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Hatfield v. United States

United States District Court, M.D. Alabama, Northern Division

June 27, 2018

THERRAL HATFIELD, # 12926-002, Plaintiff,



         Before the court is Plaintiff Therral Hatfield's pro se Motion for Reconsideration Pursuant to Rule 60(b)(6). (Doc. # 67.) Final judgment was entered in Mr. Hatfield's 28 U.S.C. § 2255 application on October 21, 2015. (Doc. # 54.) Mr. Hatfield asserts that he is due relief from that judgment because of fraud and misconduct by the Government and his defense attorney that resulted in the court relying on false evidence in ruling on his claim of ineffective assistance of counsel. (Doc. # 67, at 2.) Specifically, Mr. Hatfield presents a new affidavit by Latasha Hill in which she claims to have lied in her trial testimony that Mr. Hatfield aimed and fired a gun at her on March 26, 2010, when in fact (she says now) Mr. Hatfield only accidentally fired the gun. (Doc. # 67-4, at 2.) She also says that she was not on the phone with the 911 operator when the gun went off (as she previously testified), and instead that she called the police only after the shooting occurred. (Doc. # 67-4, at 2.) According to Mr. Hatfield, this new evidence “prov[es] the 911 call was actually favorable to petitioner and not prejudicial as the government and trial counsel falsely presented to the court, ” that his counsel was thus constitutionally inadequate for failing to play the recording for the jury, and therefore that his § 2255 application would have been granted but for the court's reliance on his attorney's statement that the recording was incriminating. (Doc. # 67, at 5.)

         The court liberally construes Mr. Hatfield's motion because he is proceeding pro se. Campbell v. Air Jamaica Ltd., 760 F.3d 1165, 1169 (11th Cir. 2014). Federal Rule of Civil Procedure 60(b) allows a party to seek relief from a final judgment under a limited set of circumstances, including fraud and newly discovered evidence - the two categories that most closely fit Mr. Hatfield's plea for relief. See Fed. R. Civ. P. 60(b)(2), (3). Unfortunately, those categories also come with a strict time limitation: “A motion under Rule 60(b) must be made within a reasonable time - and for reasons (1), (2), and (3) no more than a year after the entry of the judgment.” Fed.R.Civ.P. 60 (c)(1). Because final judgment was entered in Mr. Hatfield's § 2255 application on October 21, 2015, his Rule 60 motion on these grounds is untimely.[1]

         Recognizing this, Mr. Hatfield notes that motions under Rule 60(b)(5) and (b)(6) need only be “made within a reasonable time.” (Doc. # 67, at 1 (citing Fed.R.Civ.P. 60(b)(c)(1)).) True. But while subsection (b)(5) speaks in seemingly broad terms about providing relief if “applying [the judgment] prospectively is no longer equitable, ” the Eleventh Circuit has made clear that this avenue is foreclosed to habeas petitioners. Griffin v. Sec'y, Fla. Dep't of Corr., 787 F.3d 1086, 1091 (11th Cir. 2015).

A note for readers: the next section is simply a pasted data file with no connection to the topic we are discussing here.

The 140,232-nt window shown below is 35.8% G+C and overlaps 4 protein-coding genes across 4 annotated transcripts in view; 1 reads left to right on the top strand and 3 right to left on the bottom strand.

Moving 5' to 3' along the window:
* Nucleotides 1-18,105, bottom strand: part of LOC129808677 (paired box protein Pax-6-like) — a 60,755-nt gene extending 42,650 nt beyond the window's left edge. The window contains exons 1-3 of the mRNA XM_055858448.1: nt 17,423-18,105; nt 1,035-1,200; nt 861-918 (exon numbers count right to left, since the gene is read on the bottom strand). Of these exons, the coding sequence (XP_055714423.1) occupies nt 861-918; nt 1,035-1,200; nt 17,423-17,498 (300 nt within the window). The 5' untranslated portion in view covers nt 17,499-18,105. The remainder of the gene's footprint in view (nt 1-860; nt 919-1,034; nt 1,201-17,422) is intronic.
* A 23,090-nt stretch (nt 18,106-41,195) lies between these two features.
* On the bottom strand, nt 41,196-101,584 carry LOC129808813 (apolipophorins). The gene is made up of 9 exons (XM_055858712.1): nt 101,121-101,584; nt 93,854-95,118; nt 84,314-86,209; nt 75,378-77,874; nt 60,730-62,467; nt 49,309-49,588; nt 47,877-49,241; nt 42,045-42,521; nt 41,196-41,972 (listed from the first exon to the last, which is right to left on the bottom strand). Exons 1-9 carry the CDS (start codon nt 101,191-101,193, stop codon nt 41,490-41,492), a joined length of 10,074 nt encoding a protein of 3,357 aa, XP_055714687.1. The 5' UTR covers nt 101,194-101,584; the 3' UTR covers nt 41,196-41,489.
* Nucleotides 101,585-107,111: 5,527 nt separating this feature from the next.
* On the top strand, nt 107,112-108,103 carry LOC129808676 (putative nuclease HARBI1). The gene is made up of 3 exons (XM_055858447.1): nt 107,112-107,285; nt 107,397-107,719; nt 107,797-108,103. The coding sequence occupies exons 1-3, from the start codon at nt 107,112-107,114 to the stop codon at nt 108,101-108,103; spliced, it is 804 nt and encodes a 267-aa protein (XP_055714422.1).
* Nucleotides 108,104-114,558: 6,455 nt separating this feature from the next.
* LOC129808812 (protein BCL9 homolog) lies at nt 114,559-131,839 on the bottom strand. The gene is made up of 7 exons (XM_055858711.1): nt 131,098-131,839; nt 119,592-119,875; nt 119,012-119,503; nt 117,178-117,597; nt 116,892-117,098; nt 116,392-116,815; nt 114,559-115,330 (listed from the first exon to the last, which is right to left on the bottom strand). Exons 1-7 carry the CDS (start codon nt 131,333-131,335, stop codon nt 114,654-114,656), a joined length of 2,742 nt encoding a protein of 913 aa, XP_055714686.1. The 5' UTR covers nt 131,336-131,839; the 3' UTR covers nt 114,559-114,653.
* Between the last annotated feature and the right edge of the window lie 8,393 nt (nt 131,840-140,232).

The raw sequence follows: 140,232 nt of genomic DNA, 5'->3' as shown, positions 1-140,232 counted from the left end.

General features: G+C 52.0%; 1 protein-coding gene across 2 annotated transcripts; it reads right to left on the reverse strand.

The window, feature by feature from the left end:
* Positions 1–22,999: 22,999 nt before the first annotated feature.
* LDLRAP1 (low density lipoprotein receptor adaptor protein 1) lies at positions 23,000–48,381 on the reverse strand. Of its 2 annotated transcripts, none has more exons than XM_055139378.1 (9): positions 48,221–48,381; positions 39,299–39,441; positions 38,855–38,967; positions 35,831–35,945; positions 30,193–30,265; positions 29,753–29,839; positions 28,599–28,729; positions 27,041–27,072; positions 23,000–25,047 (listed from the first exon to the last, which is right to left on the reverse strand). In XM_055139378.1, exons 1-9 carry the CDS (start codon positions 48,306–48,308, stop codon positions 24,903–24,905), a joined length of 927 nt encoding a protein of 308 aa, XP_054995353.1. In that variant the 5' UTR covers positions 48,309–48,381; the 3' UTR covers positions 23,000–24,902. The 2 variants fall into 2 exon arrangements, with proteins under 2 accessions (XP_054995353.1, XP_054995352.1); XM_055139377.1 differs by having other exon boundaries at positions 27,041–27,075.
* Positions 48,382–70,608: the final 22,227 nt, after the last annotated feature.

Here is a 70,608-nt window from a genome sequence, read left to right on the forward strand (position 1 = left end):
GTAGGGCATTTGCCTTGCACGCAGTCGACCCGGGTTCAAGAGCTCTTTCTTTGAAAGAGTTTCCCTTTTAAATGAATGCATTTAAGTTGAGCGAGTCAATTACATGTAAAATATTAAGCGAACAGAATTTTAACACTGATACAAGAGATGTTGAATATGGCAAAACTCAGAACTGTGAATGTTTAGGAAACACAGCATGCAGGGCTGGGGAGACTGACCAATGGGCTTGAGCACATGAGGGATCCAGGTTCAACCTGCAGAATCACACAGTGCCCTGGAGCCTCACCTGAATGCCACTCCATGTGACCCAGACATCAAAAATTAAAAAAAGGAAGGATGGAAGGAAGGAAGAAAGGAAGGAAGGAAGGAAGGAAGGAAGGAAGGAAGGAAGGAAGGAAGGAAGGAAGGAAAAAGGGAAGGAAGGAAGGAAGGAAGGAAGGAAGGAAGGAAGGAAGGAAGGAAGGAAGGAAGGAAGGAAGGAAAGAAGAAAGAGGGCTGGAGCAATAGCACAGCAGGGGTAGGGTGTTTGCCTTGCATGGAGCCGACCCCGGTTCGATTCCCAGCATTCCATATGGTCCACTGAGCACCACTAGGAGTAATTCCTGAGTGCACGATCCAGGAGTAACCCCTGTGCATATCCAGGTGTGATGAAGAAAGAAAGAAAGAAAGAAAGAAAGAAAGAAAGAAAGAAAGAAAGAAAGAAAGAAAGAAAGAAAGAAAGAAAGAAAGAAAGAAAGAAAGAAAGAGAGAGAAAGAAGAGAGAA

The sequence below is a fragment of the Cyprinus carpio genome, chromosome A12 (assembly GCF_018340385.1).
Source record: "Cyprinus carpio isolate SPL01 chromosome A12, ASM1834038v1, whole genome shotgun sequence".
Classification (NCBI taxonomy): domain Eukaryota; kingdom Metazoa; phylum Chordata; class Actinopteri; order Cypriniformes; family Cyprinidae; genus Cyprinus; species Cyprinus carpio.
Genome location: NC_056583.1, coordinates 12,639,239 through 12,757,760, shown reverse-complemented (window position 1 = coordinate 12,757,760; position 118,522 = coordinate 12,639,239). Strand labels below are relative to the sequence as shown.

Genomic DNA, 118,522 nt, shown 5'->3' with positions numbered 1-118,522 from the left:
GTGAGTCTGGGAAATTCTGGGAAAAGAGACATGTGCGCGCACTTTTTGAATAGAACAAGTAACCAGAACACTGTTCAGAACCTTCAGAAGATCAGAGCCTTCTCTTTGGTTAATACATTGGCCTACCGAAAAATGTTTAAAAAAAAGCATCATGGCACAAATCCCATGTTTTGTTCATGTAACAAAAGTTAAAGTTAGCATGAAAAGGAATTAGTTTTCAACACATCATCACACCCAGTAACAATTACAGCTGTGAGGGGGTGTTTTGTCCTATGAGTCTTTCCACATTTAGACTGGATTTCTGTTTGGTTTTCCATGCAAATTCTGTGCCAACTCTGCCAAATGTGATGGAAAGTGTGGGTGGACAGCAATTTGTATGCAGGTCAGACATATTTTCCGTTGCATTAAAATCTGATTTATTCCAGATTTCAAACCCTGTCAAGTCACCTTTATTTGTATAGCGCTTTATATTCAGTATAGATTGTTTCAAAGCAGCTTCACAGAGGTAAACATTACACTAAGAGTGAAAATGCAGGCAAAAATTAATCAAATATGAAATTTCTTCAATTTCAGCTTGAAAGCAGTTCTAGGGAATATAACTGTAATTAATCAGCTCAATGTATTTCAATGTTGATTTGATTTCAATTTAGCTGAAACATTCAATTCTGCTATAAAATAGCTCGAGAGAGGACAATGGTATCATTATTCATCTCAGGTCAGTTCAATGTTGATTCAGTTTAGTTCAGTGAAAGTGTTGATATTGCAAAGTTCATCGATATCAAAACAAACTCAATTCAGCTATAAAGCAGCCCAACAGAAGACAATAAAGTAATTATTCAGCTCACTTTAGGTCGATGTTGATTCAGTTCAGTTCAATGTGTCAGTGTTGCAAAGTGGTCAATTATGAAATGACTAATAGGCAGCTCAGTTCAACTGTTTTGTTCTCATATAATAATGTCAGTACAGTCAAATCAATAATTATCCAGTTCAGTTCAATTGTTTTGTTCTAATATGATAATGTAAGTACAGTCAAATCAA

This leaves Rule 60(b)(6)'s “any other reason that justifies relief.” This route would require Mr. Hatfield to demonstrate “circumstances [that] are sufficiently extraordinary to warrant relief.” Toole v. Baxter Healthcare Corp., 235 F.3d 1304, 1317 (11th Cir. 2000). To be sure, a judgment resulting from a fraud perpetrated on the court can meet this high bar. See Rozier v. Ford Motor Co., 573 F.2d 1332, 1338 (5th Cir. 1978).[2] But “only the most egregious misconduct, such as bribery of a judge or members of a jury, or the fabrication of evidence by a party in which an attorney is implicated, will constitute a fraud on the court” for these purposes. Id. (emphasis added) (citation omitted).

         Mr. Hatfield has not shown that such fraud occurred here. Even accepting as true Ms. Hill's affidavit that she lied at trial about the details of the March 26 shooting, this new evidence does not show that the evidence on which the court relied in ruling on Mr. Hatfield's § 2255 application was fabricated, nor that Mr. Hatfield's attorney was somehow implicated in Ms. Hill's perjury. In fact, as the Magistrate Judge wrote in the Recommendation the court adopted, Mr. Hatfield's trial attorney “vigorously cross-examined [Ms. Hill] on this subject and suggested that the firearm had accidentally discharged.” (Doc. # 51, at 18.) To the extent Mr. Hatfield contends that the outcome of his trial would have been different had Ms. Hill testified truthfully, that presents a new habeas claim on the merits, which the court does not have jurisdiction to consider absent authorization from the Eleventh Circuit. See Gonzales v. Crosby, 545 U.S. 524, 532 (2005); cf. 28 U.S.C. §§ 2255(h), 2244(b)(3)(A).

         Accordingly, it is ORDERED that Mr. Hatfield's Motion for Reconsideration Pursuant to Rule 60(b)(6) (Doc. # 67) is DENIED.



[1] Even if timely, a Rule 60(b)(2) motion for relief based on newly discovered evidence typically presents a new habeas application and is therefore governed by 28 U.S.C. § 2244(b). See Gonzales v. Crosby, 545 U.S. 524, 531 (2005) (citing Rodwell v. Pepe, 324 F.3d 66, 69 (1st Cir. 2003)); see also 28 U.S.C. § 2255(h).

[2] In Bonner v. City of Prichard, 661 F.2d 1206, 1209 (11th Cir. 1981) (en banc), the Eleventh Circuit adopted as binding precedent all decisions of the former Fifth Circuit handed down prior to ...

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